Technology

Bestow Founder Melbourne O'Banion on the Insurance Industry, Pandemic Growth and Return to Work

Bestow
  • Covid-19 exposed a flawed and broken medical infrastructure in America and, for perhaps the first time in a long time, had the majority of Americans thinking about the possibility of an untimely and unexpected death.
  • But getting life insurance has never been associated with ease — and that's exactly what inspired Melbourne O'Banion to start Bestow, which became the first fully digital life insurance carrier last year.
  • O'Banion says pandemic-induced tailwinds are giving Bestow the ability to bring news products to market as well as use data to improve its artificial and machine learning algorithms.

Covid-19 exposed a flawed and broken medical infrastructure in America and, for perhaps the first time in a long time, had the majority of Americans thinking about the possibility of an untimely and unexpected death.

Despite the tragic and unusual circumstances, it's been a boon for insurers.

Northwestern Mutual, the largest seller of life insurance, saw a 15% jump in the number of policies sold between April and September 2020. AccuQuote, an online insurance marketplace, saw its policy sales grow nearly 30% as a result of the pandemic. There was a 13% increase in life insurance applications among the under-44 age group according to MIB, an insurance analytics firm.

But getting life insurance has never been associated with ease — and that's exactly what inspired Melbourne O'Banion to start Bestow, which became the first fully digital life insurance carrier last year and entered into a definitive agreement to purchase a nationally licensed life insurance company.

The company ranked No. 35 on this year's CNBC Disruptor 50 list.

CNBC recently spoke with O'Banion, who says pandemic-induced tailwinds are giving Bestow the ability to bring new products to market as well as use data to improve its artificial and machine learning algorithms.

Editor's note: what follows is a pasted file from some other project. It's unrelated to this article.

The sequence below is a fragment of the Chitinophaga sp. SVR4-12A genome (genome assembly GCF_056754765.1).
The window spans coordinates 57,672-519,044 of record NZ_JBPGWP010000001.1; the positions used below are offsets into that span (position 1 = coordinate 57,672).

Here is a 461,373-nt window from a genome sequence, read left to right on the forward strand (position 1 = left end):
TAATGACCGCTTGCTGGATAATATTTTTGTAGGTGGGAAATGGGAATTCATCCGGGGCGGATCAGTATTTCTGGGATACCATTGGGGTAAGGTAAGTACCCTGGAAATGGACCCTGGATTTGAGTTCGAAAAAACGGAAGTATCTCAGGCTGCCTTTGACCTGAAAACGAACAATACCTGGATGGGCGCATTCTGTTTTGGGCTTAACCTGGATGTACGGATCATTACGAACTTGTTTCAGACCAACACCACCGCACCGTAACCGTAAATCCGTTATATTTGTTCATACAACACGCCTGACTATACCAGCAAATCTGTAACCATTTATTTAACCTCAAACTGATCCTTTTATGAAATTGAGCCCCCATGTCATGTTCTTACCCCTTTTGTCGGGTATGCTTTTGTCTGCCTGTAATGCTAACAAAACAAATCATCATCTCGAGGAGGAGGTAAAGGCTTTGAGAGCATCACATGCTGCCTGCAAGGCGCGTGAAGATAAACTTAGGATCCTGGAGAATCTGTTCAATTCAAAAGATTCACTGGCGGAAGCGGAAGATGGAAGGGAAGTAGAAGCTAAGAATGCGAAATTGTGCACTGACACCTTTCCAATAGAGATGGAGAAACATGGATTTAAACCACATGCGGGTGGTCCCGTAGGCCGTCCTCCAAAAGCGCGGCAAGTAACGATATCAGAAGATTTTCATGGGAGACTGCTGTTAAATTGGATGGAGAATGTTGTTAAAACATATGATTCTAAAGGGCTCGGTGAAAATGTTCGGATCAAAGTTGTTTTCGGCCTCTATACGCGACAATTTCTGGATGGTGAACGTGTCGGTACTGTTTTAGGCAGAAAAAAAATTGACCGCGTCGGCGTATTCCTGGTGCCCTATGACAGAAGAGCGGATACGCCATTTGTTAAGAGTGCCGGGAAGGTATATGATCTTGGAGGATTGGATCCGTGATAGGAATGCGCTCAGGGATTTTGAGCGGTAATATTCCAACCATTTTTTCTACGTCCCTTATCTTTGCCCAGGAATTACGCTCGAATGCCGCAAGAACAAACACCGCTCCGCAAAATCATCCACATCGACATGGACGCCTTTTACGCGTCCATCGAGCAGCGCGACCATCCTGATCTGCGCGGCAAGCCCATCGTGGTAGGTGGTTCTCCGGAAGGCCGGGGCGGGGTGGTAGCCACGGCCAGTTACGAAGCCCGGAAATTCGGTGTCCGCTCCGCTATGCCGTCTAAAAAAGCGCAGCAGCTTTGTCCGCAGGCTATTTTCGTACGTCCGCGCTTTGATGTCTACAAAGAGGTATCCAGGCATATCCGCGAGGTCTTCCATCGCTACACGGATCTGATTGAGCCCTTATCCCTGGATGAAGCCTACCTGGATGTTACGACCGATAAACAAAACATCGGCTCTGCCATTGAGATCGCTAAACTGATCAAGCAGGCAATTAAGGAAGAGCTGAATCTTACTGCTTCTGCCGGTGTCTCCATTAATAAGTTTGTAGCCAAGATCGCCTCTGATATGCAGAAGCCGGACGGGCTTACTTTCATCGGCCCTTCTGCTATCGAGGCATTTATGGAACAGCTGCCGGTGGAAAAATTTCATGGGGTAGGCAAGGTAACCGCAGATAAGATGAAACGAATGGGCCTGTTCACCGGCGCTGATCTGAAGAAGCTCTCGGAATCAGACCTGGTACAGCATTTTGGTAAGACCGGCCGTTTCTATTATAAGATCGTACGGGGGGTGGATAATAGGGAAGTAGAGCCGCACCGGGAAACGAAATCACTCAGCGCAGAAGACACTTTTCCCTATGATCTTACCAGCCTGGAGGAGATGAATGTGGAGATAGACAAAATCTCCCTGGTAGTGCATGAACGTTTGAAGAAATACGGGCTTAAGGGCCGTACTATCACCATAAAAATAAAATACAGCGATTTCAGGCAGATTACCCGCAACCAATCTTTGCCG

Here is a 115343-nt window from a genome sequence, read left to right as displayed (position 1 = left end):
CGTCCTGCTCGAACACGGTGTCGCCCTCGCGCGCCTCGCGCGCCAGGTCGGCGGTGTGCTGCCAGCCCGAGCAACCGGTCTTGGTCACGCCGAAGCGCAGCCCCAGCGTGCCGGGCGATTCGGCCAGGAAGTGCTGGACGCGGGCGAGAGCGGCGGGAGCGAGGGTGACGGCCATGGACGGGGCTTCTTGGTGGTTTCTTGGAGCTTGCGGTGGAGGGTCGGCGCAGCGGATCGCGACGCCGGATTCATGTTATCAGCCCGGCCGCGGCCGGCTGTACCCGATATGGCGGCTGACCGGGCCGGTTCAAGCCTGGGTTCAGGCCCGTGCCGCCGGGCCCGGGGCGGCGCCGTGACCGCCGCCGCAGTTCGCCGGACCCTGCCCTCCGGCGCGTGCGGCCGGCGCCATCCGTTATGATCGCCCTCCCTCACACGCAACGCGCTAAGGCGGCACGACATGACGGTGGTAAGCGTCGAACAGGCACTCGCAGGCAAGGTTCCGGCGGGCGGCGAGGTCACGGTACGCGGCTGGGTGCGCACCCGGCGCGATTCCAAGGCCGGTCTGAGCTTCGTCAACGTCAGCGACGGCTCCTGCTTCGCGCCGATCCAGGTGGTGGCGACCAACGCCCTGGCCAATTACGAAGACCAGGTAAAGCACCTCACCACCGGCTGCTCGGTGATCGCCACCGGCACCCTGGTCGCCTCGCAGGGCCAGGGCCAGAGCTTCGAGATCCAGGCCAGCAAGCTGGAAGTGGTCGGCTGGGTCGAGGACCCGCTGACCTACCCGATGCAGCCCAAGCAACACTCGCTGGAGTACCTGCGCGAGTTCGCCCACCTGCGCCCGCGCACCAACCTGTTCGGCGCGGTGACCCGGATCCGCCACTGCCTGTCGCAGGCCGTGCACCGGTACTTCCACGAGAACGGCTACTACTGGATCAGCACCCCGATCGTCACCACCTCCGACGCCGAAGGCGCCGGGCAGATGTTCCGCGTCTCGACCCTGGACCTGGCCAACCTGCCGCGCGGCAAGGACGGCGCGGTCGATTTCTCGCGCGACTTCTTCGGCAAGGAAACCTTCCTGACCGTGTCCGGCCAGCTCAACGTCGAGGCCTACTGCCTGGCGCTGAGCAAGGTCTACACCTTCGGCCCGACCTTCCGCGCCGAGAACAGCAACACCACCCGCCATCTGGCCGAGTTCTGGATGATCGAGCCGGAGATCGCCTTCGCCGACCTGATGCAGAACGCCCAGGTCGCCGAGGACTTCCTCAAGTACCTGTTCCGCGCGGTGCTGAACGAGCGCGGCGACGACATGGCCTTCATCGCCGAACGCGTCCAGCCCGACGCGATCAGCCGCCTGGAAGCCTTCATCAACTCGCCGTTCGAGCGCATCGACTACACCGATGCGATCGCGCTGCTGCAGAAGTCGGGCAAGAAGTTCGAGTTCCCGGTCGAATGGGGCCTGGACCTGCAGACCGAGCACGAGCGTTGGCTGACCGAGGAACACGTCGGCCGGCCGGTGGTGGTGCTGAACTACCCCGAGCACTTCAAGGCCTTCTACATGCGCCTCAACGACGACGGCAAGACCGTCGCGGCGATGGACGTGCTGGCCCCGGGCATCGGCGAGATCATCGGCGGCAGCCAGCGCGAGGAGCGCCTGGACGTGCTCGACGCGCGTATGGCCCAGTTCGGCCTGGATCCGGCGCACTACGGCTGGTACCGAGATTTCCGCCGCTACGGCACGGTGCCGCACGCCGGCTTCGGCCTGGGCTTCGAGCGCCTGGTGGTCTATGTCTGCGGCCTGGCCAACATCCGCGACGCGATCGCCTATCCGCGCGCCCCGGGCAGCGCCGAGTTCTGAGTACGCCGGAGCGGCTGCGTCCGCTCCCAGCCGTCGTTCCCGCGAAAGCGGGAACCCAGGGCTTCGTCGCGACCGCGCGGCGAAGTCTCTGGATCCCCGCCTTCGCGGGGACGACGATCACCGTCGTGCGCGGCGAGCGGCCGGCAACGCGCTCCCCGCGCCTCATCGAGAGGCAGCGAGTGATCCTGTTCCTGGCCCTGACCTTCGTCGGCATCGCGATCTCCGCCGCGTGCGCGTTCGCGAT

The following Q&A has been edited for length and clarity.

CNBC: Life insurance isn't necessarily the sexiest industry to get into. What was your inspiration?

O'Banion: I'm a repeat entrepreneur. I've started several insurance businesses before Bestow — one in the title industry and the other in the healthcare industry. My co-founder and I are both young fathers with kids; We've gone through the life insurance purchasing process ourselves. As you know, entrepreneurs are always looking for a problem to solve and a market opportunity where a better product or service is needed. In 2017 we came together and started looking into the life insurance space and we were really intrigued by the dislocation that exists between the demand for millions of customers who know they need life insurance, and the lack of adoption for millions of families. We looked into a lot of the reasons why that exists and came to the conclusion that we could develop a product that lives fully digital, allows people to buy a policy in five minutes, just like any other good or service, rather than the four to six weeks it takes on average. We then set out to build this with a vision of democratizing and scaling life insurance to millions of underserved families who need the protection, but who have yet to purchase.

CNBC: Well the industry certainly enjoyed a bit of a renaissance throughout the pandemic. What kinds of tailwinds have you experienced when it comes to Bestow's growth?

O'Banion: What I think is so interesting is that as software kind of eats the world and disrupts almost every industry, what's become really unique about life insurance is that it was so void of technology, even compared to other types of insurance. There's been a lot of other insurance companies that, at this intermediated traditional distribution, develop digital product to really bring software and technology solutions to the market; Nobody's really done that before with life insurance. Nobody's really digitized that that entire end-to-end purchasing process. So there were already enormous tailwinds.

The pandemic certainly accelerated the demand by customers who recognized their own mortality risk in a very unique way. I think it reset a lot of people's view on the need to develop a financial plan, and even purchase financial products that help protect them and their families. So, demand went up significantly during the pandemic and we were uniquely positioned to serve customers in a unique way, because the traditional distribution just didn't work right. The agents couldn't meet with customers; Applicants couldn't get traditional medical exams from somebody physically coming into your home or your office and offering a medical exam. Our digital process, one that doesn't require any face-to-face interaction, just really outperformed and we began to scale significantly as a result.

CNBC: Where does the name Bestow come from?

O'Banion: It's so hard to find something that works well. Fundamentally, life insurance is a kind of virtuous product that doesn't really benefit you, but rather, a loved one. You're genuinely bestowing a gift; Taking your own income and purchasing something that protects a loved one or beneficiary if something happens to you. The idea that you're bestowing this gift on someone else really resonated with us and I think it's resonated well with our customers.